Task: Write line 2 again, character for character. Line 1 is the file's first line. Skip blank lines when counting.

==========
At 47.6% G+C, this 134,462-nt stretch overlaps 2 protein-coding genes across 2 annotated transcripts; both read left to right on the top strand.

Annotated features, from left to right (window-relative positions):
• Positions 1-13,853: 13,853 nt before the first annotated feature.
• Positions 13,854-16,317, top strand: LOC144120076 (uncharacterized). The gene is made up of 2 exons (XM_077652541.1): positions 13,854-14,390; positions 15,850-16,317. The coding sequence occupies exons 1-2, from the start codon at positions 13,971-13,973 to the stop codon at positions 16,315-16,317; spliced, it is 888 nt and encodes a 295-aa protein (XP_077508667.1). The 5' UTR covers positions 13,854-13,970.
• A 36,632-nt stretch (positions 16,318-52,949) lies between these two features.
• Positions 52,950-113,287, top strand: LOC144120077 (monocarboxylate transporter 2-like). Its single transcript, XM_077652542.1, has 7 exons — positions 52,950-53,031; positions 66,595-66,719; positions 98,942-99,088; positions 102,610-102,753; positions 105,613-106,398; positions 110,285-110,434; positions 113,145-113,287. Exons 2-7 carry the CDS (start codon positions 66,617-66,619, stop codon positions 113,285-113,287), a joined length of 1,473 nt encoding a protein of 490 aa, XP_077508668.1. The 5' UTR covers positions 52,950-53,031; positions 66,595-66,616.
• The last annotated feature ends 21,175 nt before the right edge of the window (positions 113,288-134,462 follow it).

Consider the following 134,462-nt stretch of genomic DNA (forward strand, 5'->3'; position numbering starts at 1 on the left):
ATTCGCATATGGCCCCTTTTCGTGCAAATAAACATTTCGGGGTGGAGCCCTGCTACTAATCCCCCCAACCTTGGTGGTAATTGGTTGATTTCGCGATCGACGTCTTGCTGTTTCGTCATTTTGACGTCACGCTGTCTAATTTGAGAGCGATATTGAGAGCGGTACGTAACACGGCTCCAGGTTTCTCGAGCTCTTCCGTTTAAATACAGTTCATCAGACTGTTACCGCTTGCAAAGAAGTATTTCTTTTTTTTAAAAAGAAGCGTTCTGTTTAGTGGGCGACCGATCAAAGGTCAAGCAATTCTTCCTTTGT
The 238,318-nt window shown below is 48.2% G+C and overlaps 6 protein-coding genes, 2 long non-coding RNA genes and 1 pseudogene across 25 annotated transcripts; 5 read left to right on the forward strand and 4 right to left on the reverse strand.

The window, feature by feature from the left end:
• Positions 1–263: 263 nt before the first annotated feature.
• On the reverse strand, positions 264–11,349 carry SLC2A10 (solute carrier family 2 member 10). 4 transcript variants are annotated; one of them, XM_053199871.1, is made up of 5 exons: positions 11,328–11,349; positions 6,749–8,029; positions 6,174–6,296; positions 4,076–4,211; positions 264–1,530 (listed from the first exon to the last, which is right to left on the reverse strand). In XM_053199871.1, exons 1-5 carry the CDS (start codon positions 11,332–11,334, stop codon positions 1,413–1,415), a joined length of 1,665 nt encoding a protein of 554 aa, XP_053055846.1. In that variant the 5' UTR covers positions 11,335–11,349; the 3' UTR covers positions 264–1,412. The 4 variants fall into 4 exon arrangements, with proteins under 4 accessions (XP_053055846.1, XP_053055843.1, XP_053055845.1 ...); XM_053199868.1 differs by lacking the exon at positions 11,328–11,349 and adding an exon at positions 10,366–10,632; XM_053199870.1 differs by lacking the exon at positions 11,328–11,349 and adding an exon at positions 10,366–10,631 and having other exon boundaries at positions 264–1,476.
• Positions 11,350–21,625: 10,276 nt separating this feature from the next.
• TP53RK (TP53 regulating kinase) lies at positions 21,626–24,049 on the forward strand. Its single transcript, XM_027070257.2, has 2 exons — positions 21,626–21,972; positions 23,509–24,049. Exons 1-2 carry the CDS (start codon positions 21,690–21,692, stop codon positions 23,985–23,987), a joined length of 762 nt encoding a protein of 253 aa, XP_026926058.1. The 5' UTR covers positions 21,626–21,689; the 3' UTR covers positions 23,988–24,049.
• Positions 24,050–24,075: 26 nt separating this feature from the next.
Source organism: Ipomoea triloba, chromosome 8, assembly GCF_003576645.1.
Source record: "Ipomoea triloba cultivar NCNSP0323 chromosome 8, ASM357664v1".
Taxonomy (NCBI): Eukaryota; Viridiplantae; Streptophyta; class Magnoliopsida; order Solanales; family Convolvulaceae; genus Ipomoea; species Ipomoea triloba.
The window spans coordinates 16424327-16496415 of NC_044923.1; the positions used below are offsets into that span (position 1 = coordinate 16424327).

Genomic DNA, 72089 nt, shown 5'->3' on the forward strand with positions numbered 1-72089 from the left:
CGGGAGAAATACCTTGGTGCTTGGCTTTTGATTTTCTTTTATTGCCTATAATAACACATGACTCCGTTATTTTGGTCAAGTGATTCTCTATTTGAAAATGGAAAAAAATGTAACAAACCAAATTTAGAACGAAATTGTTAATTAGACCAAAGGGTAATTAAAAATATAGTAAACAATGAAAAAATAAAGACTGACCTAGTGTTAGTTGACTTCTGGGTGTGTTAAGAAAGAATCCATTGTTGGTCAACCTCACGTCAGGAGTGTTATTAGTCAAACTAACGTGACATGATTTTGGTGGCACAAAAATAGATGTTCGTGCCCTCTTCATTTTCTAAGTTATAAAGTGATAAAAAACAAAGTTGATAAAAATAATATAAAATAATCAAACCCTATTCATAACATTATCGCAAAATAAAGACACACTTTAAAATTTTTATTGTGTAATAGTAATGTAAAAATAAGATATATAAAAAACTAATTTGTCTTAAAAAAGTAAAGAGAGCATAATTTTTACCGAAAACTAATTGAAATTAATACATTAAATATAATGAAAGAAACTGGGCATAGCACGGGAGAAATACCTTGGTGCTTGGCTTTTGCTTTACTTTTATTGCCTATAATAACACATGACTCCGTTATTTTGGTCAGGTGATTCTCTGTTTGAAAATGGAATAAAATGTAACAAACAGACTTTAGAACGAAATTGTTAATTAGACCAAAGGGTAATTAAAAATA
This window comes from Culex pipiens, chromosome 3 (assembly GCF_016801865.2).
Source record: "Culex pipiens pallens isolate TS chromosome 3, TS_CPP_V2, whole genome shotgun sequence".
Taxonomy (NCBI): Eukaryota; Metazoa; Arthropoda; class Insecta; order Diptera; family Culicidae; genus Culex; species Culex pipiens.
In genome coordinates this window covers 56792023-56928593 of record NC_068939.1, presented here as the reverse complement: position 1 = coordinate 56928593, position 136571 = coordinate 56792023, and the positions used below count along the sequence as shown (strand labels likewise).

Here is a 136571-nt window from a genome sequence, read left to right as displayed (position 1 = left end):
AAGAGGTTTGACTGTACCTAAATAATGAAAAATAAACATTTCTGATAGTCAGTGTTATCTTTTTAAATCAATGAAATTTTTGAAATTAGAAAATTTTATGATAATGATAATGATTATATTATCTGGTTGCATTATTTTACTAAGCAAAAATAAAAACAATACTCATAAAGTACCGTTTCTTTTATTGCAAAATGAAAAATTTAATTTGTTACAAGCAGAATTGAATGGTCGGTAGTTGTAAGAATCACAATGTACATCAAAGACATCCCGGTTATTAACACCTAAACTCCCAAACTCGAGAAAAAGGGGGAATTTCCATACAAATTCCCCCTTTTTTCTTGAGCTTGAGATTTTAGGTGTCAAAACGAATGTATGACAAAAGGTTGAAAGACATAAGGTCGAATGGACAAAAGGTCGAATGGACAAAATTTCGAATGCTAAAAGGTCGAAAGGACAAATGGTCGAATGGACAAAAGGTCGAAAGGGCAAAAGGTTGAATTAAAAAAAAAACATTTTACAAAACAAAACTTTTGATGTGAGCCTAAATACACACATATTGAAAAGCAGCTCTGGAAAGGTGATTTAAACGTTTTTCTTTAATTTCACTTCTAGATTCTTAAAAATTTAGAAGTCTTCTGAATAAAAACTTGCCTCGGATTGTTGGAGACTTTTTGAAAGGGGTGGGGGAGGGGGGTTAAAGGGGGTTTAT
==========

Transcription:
Annotated features, from left to right (window-relative positions):